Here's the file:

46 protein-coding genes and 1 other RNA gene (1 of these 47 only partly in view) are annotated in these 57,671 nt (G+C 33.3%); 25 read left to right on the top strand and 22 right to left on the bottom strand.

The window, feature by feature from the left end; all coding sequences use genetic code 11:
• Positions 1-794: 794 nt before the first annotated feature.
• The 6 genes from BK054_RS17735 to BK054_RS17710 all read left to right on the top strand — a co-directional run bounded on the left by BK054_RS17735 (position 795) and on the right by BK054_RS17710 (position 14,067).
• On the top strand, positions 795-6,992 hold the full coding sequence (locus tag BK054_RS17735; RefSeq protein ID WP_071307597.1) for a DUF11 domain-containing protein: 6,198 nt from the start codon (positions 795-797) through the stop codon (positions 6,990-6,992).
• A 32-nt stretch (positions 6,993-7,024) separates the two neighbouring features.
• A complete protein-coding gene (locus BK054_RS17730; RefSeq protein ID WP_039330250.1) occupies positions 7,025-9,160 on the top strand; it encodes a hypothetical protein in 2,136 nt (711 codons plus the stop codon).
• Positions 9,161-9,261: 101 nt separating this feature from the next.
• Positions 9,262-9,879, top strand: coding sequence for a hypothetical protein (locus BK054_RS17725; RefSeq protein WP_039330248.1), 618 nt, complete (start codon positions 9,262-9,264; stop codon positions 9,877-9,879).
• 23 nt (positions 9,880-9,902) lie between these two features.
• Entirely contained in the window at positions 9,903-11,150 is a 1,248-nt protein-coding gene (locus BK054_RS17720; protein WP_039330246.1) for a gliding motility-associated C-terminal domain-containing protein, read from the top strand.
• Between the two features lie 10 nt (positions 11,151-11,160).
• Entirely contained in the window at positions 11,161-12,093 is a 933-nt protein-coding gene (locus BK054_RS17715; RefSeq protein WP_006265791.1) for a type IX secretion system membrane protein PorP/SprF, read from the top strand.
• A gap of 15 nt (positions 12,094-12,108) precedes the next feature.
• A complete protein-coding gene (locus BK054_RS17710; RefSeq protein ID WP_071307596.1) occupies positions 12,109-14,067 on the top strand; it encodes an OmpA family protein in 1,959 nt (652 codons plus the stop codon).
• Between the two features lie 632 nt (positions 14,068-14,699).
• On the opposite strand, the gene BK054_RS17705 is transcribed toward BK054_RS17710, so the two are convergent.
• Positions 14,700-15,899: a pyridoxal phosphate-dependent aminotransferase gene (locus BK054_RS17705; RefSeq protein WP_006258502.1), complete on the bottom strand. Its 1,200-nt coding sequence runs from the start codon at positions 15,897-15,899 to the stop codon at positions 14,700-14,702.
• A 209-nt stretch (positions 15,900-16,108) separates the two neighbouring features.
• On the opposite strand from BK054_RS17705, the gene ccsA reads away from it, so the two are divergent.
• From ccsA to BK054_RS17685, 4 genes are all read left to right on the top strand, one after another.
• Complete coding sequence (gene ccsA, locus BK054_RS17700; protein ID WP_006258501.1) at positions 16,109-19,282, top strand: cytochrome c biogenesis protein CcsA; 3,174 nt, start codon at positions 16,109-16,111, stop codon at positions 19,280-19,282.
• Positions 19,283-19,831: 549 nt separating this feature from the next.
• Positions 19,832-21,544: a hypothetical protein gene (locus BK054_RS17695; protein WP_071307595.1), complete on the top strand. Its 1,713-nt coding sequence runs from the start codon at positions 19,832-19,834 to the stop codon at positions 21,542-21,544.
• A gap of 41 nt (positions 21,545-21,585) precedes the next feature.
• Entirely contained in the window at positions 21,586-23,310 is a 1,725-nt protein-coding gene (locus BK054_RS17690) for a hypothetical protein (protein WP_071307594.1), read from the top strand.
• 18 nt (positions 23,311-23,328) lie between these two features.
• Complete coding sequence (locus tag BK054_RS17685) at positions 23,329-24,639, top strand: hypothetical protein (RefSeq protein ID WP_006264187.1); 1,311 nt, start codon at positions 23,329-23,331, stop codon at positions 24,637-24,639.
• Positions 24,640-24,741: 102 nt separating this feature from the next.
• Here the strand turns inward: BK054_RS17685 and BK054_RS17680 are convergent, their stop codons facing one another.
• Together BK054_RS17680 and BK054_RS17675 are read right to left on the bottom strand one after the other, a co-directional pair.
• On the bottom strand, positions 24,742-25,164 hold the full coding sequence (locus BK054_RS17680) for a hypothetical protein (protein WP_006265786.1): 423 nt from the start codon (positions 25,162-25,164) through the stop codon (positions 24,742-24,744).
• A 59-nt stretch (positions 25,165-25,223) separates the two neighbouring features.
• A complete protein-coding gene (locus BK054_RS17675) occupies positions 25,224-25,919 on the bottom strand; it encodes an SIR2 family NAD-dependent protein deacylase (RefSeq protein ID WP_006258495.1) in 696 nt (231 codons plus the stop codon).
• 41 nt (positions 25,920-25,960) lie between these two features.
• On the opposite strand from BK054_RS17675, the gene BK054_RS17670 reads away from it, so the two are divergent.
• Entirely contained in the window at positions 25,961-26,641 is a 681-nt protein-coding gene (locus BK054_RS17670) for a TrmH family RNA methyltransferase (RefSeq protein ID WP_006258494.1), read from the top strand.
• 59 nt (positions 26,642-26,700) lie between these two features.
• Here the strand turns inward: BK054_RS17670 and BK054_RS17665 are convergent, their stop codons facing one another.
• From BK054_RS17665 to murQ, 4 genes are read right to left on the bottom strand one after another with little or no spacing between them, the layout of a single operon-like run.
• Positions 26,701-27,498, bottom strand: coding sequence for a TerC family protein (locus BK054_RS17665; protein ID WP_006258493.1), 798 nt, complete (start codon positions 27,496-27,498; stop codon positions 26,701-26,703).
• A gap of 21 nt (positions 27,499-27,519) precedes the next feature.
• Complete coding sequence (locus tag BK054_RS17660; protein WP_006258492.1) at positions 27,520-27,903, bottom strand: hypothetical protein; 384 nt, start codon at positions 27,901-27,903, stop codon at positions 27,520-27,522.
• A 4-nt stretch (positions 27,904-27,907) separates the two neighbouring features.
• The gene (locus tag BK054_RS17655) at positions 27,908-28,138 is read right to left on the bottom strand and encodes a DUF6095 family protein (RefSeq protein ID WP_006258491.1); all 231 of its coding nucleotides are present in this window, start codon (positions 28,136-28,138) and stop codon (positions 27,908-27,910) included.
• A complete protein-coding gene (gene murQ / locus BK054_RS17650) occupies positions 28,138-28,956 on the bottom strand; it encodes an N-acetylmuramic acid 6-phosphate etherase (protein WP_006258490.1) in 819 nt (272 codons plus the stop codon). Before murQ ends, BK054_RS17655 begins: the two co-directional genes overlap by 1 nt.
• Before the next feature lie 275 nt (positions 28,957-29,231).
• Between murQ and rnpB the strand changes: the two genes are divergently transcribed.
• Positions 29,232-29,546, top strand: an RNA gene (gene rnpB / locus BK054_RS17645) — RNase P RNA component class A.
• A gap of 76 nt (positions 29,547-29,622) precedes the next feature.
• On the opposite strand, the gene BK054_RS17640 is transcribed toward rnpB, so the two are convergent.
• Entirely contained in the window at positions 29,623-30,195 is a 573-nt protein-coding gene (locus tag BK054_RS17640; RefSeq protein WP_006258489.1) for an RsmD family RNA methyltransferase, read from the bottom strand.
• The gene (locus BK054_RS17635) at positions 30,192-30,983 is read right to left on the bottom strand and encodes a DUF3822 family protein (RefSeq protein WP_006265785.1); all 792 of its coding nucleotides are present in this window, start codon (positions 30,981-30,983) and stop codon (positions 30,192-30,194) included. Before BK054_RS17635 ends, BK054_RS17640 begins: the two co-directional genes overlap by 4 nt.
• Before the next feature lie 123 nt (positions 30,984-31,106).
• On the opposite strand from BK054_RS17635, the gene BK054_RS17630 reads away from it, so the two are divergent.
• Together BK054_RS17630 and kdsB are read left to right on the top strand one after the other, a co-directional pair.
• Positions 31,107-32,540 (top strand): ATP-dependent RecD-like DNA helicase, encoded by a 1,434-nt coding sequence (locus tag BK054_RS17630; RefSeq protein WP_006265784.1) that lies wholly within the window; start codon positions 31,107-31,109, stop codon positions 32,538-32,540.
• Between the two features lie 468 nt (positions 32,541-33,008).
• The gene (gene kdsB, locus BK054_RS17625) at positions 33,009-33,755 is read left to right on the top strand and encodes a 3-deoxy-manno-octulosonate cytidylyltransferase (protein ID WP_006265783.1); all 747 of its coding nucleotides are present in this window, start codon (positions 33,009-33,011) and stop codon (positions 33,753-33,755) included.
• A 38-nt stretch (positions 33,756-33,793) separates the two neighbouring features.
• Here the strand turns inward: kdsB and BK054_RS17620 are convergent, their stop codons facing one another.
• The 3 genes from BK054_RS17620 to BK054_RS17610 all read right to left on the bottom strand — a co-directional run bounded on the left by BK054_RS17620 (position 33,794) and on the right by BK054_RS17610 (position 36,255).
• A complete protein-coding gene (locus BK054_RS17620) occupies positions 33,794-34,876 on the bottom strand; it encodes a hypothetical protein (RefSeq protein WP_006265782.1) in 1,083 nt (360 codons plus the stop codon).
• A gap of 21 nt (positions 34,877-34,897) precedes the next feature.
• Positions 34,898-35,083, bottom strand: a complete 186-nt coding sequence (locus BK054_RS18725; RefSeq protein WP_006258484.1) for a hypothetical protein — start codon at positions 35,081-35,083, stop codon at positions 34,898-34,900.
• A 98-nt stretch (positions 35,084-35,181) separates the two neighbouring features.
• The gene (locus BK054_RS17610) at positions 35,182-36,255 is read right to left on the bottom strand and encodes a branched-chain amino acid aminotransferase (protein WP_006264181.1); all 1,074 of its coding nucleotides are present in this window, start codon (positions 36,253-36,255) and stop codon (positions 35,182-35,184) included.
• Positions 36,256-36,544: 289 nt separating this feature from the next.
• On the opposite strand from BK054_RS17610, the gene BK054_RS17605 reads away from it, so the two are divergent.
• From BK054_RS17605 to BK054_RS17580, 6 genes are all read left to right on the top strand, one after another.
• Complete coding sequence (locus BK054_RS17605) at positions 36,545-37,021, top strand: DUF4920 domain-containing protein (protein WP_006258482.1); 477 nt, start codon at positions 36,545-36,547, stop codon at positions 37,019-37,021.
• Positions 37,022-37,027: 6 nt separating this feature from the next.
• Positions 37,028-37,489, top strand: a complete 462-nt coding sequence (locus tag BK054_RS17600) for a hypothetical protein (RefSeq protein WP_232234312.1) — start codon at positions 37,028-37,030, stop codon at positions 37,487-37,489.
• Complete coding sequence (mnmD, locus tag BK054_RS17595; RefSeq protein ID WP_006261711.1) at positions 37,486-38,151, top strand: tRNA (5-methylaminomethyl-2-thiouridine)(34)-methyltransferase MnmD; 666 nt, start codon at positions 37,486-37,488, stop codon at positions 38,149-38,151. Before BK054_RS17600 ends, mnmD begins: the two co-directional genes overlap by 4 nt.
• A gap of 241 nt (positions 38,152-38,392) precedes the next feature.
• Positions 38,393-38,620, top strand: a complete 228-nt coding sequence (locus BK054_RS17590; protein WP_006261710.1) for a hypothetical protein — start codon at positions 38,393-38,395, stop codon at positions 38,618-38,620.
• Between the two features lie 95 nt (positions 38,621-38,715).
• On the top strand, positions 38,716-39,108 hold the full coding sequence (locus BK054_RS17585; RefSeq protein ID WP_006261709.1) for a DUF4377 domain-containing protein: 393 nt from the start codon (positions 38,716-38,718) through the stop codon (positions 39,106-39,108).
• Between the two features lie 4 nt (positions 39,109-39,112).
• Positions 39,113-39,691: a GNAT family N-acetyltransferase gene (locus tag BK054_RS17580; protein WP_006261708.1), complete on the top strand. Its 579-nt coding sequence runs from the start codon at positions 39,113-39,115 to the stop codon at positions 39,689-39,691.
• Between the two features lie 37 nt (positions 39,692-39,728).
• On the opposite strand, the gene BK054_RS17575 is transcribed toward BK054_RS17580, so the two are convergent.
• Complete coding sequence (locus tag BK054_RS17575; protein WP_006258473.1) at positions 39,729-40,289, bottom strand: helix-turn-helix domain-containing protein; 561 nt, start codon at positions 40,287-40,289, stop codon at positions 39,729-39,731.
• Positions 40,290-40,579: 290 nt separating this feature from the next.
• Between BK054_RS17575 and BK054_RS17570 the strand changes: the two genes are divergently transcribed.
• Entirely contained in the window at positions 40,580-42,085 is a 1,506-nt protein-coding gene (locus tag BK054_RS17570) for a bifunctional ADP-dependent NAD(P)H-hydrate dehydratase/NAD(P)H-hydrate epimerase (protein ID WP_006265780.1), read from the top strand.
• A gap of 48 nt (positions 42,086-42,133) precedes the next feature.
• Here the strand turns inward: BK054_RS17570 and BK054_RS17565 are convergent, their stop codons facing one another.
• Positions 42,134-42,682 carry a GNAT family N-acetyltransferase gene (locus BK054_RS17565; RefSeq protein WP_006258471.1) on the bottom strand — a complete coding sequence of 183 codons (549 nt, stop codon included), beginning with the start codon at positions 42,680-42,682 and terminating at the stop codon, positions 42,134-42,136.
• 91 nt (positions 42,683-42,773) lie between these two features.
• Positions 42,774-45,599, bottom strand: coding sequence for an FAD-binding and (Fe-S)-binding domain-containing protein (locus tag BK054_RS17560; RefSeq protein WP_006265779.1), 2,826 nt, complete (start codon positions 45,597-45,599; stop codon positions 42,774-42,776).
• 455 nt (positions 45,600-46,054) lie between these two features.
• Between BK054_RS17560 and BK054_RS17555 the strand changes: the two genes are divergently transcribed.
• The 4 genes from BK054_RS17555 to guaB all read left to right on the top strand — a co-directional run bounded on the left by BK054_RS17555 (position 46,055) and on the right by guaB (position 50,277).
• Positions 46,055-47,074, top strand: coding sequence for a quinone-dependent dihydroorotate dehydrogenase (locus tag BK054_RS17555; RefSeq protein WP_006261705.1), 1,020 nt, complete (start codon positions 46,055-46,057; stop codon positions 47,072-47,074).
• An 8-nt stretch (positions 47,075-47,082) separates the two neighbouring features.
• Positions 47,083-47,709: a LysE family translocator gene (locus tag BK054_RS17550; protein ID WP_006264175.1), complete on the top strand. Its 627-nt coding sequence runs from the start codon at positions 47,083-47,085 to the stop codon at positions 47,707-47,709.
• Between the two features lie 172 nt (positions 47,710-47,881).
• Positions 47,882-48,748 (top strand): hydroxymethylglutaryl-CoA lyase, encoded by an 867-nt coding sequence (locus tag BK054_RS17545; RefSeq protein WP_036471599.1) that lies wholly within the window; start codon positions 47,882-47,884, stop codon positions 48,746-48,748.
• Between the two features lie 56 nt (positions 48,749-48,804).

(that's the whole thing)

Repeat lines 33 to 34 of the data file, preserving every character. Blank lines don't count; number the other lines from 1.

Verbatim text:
• A 59-nt stretch (positions 25,165-25,223) separates the two neighbouring features.
• A complete protein-coding gene (locus BK054_RS17675) occupies positions 25,224-25,919 on the bottom strand; it encodes an SIR2 family NAD-dependent protein deacylase (RefSeq protein ID WP_006258495.1) in 696 nt (231 codons plus the stop codon).